One of the world's spiciest chilis is being weaponized for use in fighting terrorists. This, according to an article published by the Guardian newspaper.
The weaponized chilis known as Bhut Jolokia or "Ghost Chili" has been rated by the Guinness Book of World Records as one of the spiciest chilis in the world, more than 400 times hotter than Tabasco sauce. And as the Indian government is trying to prove, in a weaponized form, it can be an extremely effective counter-insurgency device.
Developed by the Indian government's Defense Research Lab in Assam, the paste of the chili has been converted into a tear gas and smoke grenade to be used to flush out terrorists hiding in caves in Northeast India. In its current form, the weaponized chilis are deployed and dispersed from grenade-like canisters. The smoke has even been used to obscure the sight of snipers using night vision goggles.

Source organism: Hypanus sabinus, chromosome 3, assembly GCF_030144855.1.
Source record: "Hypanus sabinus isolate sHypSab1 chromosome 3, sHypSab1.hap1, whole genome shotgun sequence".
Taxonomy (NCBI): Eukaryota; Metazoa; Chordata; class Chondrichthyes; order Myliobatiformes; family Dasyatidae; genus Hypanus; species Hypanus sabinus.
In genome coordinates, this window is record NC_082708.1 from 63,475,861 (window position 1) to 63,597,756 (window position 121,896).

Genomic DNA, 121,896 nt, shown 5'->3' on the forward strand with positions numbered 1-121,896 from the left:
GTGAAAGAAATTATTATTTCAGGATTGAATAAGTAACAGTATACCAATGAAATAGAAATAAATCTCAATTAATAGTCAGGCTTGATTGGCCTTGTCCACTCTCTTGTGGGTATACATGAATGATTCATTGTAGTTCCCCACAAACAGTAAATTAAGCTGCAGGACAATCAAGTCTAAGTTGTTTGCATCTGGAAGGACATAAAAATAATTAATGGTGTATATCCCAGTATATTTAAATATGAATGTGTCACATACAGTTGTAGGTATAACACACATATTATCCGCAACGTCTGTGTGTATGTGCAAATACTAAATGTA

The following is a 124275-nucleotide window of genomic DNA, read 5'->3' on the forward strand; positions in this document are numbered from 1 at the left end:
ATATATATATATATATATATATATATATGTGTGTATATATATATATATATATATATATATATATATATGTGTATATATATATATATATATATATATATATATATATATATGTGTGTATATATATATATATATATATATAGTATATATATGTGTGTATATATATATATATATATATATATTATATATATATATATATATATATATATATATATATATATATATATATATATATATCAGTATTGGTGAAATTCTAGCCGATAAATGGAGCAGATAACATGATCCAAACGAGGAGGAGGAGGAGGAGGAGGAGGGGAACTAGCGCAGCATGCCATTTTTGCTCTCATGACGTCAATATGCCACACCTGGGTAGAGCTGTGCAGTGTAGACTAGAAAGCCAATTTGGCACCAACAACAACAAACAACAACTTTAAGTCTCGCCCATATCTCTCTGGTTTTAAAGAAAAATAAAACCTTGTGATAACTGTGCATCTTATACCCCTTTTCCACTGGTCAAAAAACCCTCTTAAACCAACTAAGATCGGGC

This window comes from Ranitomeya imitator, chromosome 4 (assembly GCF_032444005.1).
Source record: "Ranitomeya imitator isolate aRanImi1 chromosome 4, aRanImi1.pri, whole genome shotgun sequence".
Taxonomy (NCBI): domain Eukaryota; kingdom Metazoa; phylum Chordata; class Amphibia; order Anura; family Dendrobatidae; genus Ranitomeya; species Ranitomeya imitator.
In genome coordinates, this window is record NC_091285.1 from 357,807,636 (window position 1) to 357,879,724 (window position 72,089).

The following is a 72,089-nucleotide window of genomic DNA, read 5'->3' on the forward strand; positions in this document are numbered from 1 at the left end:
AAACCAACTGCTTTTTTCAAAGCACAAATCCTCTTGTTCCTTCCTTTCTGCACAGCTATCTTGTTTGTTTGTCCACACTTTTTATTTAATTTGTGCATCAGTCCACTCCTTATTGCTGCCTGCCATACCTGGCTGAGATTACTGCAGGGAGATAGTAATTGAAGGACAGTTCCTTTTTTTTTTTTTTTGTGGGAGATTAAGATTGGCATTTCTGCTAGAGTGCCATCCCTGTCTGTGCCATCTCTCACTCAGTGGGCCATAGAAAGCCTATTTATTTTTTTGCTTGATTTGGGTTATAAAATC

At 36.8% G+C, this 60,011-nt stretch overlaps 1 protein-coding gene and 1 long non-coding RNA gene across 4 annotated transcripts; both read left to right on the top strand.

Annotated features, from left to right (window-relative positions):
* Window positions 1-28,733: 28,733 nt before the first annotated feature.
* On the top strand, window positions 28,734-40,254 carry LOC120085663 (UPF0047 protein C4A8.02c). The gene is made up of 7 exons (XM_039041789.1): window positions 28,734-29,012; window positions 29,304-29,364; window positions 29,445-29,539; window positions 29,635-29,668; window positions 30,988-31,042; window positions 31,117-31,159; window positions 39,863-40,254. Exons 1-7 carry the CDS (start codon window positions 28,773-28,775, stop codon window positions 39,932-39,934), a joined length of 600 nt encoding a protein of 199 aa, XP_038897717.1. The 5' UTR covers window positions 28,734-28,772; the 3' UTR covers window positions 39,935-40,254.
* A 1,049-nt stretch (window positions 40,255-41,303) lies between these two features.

This new weapon is currently being used against 24 ethnic separatist groups in Northeast India, however, the government has already indicated that once it is implemented it may serve as a useful tool in a variety of settings—including counter-terrorism.
The BBC quotes an Indian scientist, who says the chili bombs are effective, but not deadly.
"Its pungent smell will force the target victim to throw up and the eyes will burn like hell, but all without any long-term damage."